The Indians of the country beyond the Continental Divide through which Parker passed, he divides into those of the plains, which live in the upper country from the falls of the Columbia to the Rocky Mountains, and those of the lower country, between the shores of the Pacific and the falls of the Columbia River. He observes that the first of these divisions are remarkable for their cleanliness; that they are well supplied with horses, which are very cheap, a good horse selling for not more than enough to purchase a blanket or a few small articles of merchandise. As to their habits, he declares that the Indians of the plains are not lazy, as they are commonly supposed to be, for he rarely saw any of those Indians without their being engaged in some pursuit. To him the Indians appeared as they since have to other—.not especially different from other people. They have the same natural propensities, and the same social affections. "They are cheerful and often gay, sociable, kind and affectionate; and anxious to receive instruction in whatever may conduce to their happiness here or hereafter." They have but few manufactures, and those are the most plain and simple.

He calls attention to the fact that these Indians have no wars among themselves, and appear averse to all wars, not entering into battle except in self-defence. Their only enemies are the Blackfoot Indians, whose country is along the east border of the Rocky Mountains, and who are constantly roaming about in parties on both sides of the mountains in quest of plunder. When the Indians on the West side meet with these war parties they endeavor to avoid an encounter, but if compelled to fight, "show a firm, undaunted, unconquerable spirit, and rush upon their enemies with the greatest impetuosity." When an enemy is discovered, every horse is driven into camp, and the women take charge of them, while every man seizes his weapons, mounts his horse, and waits, firm and undismayed, to see if hostilities must ensue. Very frequently when the Blackfeet see white men with the Nez Perces and Flatheads, they decline battle, even though they themselves may be far superior in numbers, for they know that the white man can furnish a large supply of ammunition on such occasions. The Nez Perce or Flathead chief will accept the pipe, explaining as he does so that he knows the Blackfeet mean war, although they pretend peace.

The Indians were great gamblers, especially at running horses and in foot-races. Drunkenness was a vice as yet strange to these Indians, but Parker predicted that it would come to them so soon as it was possible to transport liquor to them. He describes the method of doctoring by a medicine man, and the practice of the sudatory or sweat bath. All this is of the plains Indians.

Those of the lower country are of less attractive type than the others. As their subsistence depends almost entirely on fish, they are less well clad, for they have not the same opportunity to obtain skins as the people of the buffalo country. Liquor had been brought into the lower country, and the Indians were slaves to it.

These Indians believe in the immortality of the soul, and that in the future state we shall have the same wants as in this life. Thus, in 1829, the wife of an influential chief of the Chenooks, near Cape Disappointment, killed two female slaves, which should attend her child to the world of spirits, and especially should row her canoe to the Happy Hunting Ground in the South.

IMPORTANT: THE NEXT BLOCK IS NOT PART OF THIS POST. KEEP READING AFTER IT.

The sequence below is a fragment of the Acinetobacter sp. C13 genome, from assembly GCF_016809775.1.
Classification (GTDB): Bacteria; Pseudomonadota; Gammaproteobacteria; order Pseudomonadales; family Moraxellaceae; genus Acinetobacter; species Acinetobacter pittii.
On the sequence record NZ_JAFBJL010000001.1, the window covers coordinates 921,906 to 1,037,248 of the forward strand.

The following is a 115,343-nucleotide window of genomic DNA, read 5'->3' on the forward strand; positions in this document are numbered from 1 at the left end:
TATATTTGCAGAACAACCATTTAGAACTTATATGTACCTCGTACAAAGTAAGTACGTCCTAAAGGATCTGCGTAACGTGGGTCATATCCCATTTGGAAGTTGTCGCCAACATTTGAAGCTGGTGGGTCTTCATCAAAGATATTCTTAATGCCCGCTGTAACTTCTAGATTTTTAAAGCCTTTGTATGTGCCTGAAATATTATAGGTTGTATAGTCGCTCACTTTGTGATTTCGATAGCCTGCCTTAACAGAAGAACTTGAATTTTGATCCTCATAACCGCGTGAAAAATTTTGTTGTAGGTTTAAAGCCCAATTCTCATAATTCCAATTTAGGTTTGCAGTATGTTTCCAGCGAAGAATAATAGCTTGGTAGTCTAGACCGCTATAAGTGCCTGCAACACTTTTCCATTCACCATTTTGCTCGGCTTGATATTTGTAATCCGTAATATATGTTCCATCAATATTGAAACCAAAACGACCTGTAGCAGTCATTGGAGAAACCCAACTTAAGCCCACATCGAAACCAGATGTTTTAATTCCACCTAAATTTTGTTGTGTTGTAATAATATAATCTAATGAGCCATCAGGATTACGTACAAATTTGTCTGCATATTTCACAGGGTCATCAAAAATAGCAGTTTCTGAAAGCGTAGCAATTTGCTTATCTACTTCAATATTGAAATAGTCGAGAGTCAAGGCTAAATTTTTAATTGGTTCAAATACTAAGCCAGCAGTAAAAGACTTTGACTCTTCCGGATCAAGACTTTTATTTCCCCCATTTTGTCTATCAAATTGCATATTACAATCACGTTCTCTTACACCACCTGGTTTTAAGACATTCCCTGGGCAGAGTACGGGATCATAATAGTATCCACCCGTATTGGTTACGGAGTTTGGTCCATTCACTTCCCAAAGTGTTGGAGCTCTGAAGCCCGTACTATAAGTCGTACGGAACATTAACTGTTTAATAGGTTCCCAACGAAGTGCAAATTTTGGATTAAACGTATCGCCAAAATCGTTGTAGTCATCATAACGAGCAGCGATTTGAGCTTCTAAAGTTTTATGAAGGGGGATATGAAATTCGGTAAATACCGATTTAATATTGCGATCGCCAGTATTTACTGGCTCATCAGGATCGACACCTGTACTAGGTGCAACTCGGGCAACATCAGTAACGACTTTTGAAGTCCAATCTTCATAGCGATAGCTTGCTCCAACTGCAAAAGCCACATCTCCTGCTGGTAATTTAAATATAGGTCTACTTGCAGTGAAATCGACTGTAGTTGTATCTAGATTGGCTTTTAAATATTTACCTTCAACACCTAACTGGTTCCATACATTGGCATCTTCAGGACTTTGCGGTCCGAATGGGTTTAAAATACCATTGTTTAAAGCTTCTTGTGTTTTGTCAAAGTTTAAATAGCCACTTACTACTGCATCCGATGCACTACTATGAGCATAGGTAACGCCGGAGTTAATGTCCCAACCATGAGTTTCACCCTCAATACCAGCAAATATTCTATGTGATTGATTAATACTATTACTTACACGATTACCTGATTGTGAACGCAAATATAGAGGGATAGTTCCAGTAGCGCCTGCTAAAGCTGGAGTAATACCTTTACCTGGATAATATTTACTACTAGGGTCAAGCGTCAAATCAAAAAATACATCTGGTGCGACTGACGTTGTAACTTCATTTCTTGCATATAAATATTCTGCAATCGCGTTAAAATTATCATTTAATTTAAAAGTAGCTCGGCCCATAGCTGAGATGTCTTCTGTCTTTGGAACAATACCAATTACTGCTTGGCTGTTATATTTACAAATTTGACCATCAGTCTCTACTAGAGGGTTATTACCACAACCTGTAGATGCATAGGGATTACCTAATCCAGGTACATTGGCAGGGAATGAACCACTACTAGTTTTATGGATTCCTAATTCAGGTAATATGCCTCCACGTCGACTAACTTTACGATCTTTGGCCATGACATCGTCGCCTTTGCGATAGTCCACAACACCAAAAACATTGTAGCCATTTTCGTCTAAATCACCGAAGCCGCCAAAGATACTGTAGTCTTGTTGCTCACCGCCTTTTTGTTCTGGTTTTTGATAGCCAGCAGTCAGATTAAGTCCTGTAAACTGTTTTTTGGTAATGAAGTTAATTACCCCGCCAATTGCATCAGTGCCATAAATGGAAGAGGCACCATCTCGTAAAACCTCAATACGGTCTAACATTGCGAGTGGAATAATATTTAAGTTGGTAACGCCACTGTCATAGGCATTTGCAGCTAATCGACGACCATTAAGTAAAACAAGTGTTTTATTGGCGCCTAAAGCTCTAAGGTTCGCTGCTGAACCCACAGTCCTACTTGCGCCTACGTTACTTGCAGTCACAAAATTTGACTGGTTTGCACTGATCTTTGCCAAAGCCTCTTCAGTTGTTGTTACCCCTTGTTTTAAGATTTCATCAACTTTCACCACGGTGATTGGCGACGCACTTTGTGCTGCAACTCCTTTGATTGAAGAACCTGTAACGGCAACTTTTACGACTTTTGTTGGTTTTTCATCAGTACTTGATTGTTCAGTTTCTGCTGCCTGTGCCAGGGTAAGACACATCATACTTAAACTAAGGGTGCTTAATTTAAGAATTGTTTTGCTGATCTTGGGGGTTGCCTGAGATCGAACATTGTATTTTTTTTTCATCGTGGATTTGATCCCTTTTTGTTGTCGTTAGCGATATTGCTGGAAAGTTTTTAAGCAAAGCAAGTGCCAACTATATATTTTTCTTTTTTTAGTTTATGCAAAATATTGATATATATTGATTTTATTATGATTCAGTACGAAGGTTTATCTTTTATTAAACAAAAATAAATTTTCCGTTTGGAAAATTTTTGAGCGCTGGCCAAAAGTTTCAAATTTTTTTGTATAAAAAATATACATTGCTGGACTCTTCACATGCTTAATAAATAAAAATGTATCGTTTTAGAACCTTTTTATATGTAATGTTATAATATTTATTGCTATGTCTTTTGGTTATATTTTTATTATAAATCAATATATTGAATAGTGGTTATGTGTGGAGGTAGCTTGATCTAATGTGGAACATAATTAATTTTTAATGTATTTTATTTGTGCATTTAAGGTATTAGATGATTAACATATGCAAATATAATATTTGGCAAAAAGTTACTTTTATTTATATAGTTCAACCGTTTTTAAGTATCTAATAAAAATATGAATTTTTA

As the wealth of the upper Indians is estimated in their horses, so those of the lower country count their property by the number of their wives, slaves, and canoes. Special attention is called to the excellent canoes which they make, and also to the baskets woven so closely as to hold water, and to be used for pails. Of course, they were also used as pots in which to cook fish and mush.

After having spent the winter on the Columbia, Parker set out in May to revisit the Nez Perces. He reached them in a short time, and, as it happened, came to a village just as a little child was being buried. The Indians had prepared a cross to be set up at the grave, very likely having been taught to do so by some Iroquois Indians, of whom there were not a few trapping in the country; and here appears the bigotry of the missionary of that, and indeed of later days as well, for Parker says: "But as I viewed a cross of wood made by men's hands, of no avail to benefit either the dead or the living, and far more likely to operate as a salve to a guilty conscience, or a stepping stone to idolatry, than to be understood in its spiritual sense to refer to the crucifixion of our sins, I took this, which the Indians had prepared, and broke it to pieces. I then told them we place a stone at the head and foot of the grave only to mark the place; and without a murmur they cheerfully acquiesced, and adopted our custom."

Parker appears to have regarded the Nez Perce Indians as especially adapted to conversion, and laments that he is unable to speak their language, and thus to communicate with them directly. Parker was an active and conscientious person, and evidently wished to see all he could of the country to which he had been sent. He set out from the Nez Perces for the Colville country, meeting Spokanes, Cayuses, Coeur d'Alenes, and a number of other small tribes. Returning, he was unable to get transportation down the Columbia River, and was obliged to take horses for Fort Okanagan. The journey was long and very dry, and the party suffered more of less from thirst. At Fort Okanagan he took a boat to run down the river four hundred miles to Walla Walla, which he reached in safety. Toward the end of June he took ship for the Sandwich Islands, and in December, 1836, sailed on board the Phoenix" for his home in the East. After a stormy passage he reached New London, May 18, and five days later, after two years and two months of absence, and journeyings which covered twenty-eight thousand miles, arrived at his home at Ithaca, N. Y.